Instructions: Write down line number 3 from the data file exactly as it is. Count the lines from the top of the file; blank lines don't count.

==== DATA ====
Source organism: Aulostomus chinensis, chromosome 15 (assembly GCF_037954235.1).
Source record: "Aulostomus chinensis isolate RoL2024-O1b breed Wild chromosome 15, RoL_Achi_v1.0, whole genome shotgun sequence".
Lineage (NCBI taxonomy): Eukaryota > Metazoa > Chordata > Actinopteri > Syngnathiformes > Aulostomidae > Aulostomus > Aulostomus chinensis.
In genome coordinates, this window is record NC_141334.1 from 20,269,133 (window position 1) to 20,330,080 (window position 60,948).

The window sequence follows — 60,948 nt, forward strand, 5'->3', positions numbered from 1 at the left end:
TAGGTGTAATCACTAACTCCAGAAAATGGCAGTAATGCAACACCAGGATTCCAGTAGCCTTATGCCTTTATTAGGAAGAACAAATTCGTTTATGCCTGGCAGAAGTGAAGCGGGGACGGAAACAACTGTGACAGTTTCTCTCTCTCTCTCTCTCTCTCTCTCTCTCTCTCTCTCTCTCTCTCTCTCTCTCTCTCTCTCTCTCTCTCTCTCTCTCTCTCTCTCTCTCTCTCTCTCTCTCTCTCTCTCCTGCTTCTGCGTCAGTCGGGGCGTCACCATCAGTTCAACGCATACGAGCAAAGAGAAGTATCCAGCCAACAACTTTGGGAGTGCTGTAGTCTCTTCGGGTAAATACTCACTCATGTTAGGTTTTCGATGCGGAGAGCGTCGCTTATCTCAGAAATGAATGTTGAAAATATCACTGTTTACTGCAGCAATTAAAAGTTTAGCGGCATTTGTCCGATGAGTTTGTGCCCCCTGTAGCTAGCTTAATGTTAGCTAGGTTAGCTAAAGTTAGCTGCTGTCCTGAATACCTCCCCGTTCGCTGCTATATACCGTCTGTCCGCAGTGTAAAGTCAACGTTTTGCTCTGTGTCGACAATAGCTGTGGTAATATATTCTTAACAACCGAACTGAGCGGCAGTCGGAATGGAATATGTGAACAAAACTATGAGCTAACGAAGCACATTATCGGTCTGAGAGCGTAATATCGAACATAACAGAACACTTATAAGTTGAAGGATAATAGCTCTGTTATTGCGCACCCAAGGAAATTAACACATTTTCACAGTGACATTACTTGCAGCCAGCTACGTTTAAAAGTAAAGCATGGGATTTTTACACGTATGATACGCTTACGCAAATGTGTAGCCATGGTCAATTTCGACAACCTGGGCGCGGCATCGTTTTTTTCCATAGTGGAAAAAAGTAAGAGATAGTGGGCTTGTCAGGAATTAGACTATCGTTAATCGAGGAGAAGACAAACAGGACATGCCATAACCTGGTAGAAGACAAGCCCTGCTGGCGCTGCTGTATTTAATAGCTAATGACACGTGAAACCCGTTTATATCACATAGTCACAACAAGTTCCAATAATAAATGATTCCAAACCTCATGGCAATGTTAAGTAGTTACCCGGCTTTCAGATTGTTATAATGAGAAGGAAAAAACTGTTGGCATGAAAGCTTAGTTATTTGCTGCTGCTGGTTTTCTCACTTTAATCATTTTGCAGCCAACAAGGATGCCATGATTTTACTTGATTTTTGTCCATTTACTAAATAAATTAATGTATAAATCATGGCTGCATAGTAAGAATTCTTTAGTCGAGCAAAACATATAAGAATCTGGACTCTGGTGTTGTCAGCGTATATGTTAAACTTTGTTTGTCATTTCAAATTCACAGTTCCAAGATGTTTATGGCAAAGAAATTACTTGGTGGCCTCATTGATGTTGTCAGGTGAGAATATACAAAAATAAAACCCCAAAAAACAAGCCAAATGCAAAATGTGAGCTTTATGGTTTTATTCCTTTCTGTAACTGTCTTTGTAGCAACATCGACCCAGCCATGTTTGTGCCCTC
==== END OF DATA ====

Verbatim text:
Lineage (NCBI taxonomy): Eukaryota > Metazoa > Chordata > Actinopteri > Syngnathiformes > Aulostomidae > Aulostomus > Aulostomus chinensis.